Why not put it next to the ammo factory? Why can't Payson allow good businesses here? Something useful to "we the people"


Rex Hinshaw 3 years, 2 months ago

Ms Heller, Exactly what would you consider "good businesses"? I don't have a strong opinion one way or another about the propane company...but if the zoning allows it, then I think they have the right to build it. As far as the ammo is a non polluting company that provides jobs, and it is built in an industrial area. Payson has many excellent businesses that provide jobs,products,and services. What do you consider useful to "we the people"? Your comments smack of socialism. You wouldn't happen to be from one of the coasts would you?


Pat Randall 2 years, 9 months ago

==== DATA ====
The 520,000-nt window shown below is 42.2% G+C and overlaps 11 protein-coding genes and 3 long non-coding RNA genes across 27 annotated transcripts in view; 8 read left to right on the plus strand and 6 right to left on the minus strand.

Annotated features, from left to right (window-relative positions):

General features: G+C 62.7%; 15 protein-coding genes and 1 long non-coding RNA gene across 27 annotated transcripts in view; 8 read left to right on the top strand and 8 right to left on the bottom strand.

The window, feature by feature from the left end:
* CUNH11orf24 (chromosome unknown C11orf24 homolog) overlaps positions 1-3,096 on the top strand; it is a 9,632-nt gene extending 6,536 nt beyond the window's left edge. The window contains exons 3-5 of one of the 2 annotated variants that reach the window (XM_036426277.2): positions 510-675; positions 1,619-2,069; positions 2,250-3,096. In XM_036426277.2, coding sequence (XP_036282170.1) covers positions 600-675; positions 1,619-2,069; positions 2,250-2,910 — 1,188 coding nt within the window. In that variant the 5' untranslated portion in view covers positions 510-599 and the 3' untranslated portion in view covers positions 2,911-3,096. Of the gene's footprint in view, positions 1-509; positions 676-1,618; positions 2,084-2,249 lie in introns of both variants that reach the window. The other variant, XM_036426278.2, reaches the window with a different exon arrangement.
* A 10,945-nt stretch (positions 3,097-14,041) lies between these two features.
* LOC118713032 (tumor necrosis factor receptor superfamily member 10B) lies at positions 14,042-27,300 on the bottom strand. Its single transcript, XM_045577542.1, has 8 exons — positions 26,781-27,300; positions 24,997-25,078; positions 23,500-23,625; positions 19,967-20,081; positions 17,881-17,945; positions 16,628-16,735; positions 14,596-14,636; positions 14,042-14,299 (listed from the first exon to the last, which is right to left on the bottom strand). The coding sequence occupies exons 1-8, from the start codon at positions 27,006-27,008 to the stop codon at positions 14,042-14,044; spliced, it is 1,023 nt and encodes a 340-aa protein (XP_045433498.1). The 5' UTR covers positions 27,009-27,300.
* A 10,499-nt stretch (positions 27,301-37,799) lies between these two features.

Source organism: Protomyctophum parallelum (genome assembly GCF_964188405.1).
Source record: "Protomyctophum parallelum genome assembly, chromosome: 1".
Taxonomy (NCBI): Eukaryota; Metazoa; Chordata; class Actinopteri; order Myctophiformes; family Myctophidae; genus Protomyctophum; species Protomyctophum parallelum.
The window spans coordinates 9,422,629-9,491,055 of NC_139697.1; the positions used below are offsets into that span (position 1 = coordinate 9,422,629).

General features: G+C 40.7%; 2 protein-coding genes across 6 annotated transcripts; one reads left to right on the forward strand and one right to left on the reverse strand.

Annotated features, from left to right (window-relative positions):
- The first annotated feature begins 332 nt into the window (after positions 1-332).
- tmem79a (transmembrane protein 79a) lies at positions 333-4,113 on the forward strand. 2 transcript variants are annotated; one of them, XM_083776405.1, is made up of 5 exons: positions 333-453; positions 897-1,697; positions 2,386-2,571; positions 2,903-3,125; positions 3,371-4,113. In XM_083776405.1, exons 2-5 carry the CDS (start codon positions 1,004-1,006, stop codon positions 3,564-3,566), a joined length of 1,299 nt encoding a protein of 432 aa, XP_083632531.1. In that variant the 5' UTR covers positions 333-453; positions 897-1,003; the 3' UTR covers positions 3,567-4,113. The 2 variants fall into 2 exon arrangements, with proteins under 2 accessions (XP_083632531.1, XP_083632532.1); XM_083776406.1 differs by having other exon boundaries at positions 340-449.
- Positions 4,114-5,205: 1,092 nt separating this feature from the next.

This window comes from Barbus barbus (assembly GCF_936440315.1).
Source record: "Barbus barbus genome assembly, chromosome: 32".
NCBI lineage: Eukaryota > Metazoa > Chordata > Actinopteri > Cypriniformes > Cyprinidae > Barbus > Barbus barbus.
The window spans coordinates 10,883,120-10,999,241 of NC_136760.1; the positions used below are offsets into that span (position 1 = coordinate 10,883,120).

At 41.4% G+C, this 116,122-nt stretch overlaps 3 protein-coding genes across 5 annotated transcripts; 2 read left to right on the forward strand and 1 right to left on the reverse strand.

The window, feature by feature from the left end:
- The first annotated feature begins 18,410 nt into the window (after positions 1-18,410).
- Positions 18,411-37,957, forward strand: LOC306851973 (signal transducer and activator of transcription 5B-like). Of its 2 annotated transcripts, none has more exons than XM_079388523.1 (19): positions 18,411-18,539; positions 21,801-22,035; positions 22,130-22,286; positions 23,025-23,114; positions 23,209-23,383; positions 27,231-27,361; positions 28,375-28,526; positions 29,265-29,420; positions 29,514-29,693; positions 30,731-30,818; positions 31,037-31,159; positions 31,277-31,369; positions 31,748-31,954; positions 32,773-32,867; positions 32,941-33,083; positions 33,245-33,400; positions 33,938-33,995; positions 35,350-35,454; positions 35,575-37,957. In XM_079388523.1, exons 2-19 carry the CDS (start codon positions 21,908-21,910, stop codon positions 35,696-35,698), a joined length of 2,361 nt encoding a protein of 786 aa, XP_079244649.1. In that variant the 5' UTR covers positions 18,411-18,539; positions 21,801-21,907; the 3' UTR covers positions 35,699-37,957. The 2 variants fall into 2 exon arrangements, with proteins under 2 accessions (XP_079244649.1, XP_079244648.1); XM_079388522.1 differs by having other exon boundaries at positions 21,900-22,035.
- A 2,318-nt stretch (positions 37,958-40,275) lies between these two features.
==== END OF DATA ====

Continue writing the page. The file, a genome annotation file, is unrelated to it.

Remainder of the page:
If anyone was to look up the original restrictions on the airport land there isn't much up there that is legal. But oh well, the Town Councils over the years have made mostly stupid mistakes when it comes to a business that wants to do something. There are a lot of things at the airport that shouldn't be there. One really big reason no fire station up there. But the Rim Club has one near them. About five years ago when they were planning a new station I suggested one at the airport. Was told one wasn't needed. Rim Club did. They are putting the firemen's lives on the line with a lot of things up there and this propane adds a big one. Payson won't have enough money to pay off the law suits. There have been a few business in town that could have helped the town and the council and building dept. were so stupid they stopped them. The Oxbow was a big one You would not believe the requirements they asked for until the owner had enough and sold it. That was after about $200,000 being spent and it was going to cost that much or more to do what they wanted.